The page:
Open letter to District 7 Supervisor Myrna Melgar:
Dear Supervisor Melgar,
Nature in the City (NTC), on behalf of our members, volunteers, supporters and staff, wish to bring to your attention our habitat restoration work in the Golden Gate Heights neighborhood, the Green Hairstreak Corridor. We have worked every month with neighborhood volunteers to restore upland dune habitat at 11 public sites and ensure that the green hairstreak butterfly and more than 850 other distinct species can thrive in this neighborhood.
If it weren’t for NTC’s efforts, this butterfly would likely become locally extinct in this neighborhood. Insects and pollinators, crucial to healthy ecosystems, are in trouble the world over and need our help. They are major contributors to the web of life: pollinating flowers, aerating soils, breaking down fallen leaves and decay, eating other insects to control pests, recycling nutrients back into the soil with their droppings, and transforming plants into proteins (their bodies) that feed baby birds and other animals.
The richest habitat site in the Corridor is a large stairway garden at 15th Avenue and Quintara Street, which neighbors and NTC have cared for since 2008. Over the last few years, a sinkhole has developed, pulling down sand and plants at this site. After 1.5 years of advocacy, we have now heard from SFPUC that their crew plans to repair the sewage line, and in the process, we anticipate that much of our work will be destroyed. We have asked SFPUC if there are mitigation funds to help us rescue plants, stabilize steep sandy soils, replant, water during the drought, and repair overall site damages, and they have let us know no such funds exist.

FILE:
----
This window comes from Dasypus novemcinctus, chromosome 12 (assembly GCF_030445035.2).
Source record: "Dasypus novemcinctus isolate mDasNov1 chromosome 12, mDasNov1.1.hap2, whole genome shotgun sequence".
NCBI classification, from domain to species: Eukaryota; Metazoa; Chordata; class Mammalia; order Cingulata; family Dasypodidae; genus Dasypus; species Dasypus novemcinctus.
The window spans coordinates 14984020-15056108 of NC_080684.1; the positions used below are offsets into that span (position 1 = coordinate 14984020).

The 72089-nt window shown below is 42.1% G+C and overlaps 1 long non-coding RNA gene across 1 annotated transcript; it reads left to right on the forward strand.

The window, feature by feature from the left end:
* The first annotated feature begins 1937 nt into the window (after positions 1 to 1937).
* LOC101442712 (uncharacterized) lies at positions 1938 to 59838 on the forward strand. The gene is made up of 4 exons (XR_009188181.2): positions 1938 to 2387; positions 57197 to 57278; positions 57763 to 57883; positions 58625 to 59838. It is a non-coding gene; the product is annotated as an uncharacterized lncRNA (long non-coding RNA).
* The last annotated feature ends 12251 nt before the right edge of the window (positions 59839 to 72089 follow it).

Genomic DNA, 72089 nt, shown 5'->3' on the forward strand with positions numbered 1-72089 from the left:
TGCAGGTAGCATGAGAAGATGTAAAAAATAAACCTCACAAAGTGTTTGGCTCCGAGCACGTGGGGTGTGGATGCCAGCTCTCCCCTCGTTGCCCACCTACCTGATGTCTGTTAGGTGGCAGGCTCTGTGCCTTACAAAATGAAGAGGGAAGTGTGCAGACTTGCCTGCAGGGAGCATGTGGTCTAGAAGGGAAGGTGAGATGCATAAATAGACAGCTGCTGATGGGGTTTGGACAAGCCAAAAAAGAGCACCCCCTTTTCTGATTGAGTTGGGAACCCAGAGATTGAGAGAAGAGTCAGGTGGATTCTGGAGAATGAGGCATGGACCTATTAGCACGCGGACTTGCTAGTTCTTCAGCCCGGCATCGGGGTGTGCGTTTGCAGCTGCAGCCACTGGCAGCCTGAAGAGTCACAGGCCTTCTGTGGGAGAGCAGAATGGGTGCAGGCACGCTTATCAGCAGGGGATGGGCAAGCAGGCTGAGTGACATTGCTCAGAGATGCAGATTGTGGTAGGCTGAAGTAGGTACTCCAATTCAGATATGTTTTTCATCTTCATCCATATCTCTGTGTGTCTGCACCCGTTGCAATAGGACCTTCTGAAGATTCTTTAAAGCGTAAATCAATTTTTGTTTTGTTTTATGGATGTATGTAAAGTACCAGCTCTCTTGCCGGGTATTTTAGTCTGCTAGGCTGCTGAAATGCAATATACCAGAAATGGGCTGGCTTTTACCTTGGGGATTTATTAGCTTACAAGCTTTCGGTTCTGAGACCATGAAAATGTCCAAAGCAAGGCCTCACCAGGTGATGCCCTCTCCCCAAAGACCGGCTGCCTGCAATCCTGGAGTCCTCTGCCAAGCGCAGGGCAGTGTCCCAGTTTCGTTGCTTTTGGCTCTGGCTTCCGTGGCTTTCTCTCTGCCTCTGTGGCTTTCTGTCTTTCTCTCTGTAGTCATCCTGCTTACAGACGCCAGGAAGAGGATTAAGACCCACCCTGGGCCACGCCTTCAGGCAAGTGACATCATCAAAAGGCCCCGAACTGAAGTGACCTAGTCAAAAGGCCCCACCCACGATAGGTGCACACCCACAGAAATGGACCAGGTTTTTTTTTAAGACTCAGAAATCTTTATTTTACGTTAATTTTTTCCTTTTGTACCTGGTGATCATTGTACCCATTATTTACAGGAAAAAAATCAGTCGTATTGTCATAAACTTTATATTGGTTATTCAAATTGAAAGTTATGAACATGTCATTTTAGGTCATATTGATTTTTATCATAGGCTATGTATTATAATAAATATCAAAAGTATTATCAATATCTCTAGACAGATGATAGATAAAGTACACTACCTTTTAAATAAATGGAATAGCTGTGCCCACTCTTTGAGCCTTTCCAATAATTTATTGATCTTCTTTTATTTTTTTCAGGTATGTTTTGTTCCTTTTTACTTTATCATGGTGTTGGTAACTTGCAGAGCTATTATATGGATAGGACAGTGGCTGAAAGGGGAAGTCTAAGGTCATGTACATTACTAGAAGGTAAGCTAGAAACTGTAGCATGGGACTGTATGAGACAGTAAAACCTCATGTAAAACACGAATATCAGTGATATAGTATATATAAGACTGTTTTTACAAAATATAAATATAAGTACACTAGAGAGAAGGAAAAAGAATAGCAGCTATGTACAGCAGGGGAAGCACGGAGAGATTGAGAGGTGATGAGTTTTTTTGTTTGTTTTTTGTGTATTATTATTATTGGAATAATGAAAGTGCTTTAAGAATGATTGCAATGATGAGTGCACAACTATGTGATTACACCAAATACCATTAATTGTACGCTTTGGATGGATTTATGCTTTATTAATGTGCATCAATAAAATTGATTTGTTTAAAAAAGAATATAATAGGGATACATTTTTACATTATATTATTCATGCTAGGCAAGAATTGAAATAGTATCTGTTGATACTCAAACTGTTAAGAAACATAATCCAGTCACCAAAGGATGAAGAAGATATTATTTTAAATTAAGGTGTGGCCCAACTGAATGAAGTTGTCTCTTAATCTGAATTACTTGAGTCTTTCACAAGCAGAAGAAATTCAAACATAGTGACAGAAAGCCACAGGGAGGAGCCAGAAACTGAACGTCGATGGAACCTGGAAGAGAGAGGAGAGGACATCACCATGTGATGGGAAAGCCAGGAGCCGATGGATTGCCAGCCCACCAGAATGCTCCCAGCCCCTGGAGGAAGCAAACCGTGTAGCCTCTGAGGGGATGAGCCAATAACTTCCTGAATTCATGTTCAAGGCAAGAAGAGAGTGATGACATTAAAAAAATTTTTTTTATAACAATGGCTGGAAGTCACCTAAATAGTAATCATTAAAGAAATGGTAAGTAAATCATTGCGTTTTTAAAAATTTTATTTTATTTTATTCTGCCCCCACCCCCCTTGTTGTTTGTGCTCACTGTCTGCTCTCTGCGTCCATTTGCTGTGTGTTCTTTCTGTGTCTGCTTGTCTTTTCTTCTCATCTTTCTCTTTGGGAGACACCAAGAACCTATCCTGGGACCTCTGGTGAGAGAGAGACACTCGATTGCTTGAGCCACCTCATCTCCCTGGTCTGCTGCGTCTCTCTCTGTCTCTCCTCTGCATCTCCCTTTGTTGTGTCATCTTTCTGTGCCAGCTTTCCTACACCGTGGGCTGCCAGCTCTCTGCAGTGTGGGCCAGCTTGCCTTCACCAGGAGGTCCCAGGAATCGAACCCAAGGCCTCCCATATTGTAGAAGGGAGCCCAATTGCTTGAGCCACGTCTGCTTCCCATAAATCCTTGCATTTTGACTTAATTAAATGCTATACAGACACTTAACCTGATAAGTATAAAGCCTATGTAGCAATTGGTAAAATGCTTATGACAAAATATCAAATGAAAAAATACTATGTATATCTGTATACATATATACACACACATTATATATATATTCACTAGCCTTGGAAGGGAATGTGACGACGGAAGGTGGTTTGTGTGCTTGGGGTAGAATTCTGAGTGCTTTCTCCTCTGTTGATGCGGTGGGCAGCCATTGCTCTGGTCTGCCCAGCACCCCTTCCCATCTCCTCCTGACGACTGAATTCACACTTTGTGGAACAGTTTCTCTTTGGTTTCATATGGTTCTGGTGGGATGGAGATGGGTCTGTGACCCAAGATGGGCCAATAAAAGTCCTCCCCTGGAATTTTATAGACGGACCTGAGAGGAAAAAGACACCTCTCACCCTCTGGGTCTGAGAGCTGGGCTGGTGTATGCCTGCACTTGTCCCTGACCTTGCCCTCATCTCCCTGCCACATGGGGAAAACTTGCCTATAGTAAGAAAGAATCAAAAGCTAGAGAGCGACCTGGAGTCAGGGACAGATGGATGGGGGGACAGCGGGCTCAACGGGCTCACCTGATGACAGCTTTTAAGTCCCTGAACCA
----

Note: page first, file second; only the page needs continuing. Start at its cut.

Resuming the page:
In District 5, where Nature in the City cares for another public jewel of a garden, Adah’s Stairway, SFPUC repaired a sinkhole in 2019, and the damages to this site were massive. We were able to utilize City funds from the San Francisco Carbon Fund grant to replant at Adah’s Stairway with volunteer labor, at a cost to the City of $17,000 for plants alone. We have seen the extensive damage that comes with sewage system repairs.
We are appealing to you, as a San Francisco resident and representative of District 7, to advocate for this diverse garden that over the last 13 years, has benefitted from approximately 2,500 volunteer hours and 1,500 plants. At the current volunteer rate of $28.54 per hour and plants costing $10 each, this habitat site is worth $86,530 to the City and its residents, not to mention the ecosystem services it provides, such as: erosion control, beautification, pollination, water filtration, carbon sequestration, and as a biodiverse ecosystem, it is home to thousands of tiny plants and animals.
Together, let’s rescue, stabilize, replant, water, and repair as much of this site as possible to its current state during July and August, the only time that SFPUC has let us know they can make these repairs. Can your office allocate $10,000 toward this important and urgent work?
We thank you for your immediate attention to this matter, we look forward to speaking with you during office hours on July 16th at 2:50p.m., and are happy to answer any questions you may have.
Amber Hasselbring, Nature in the City Executive Director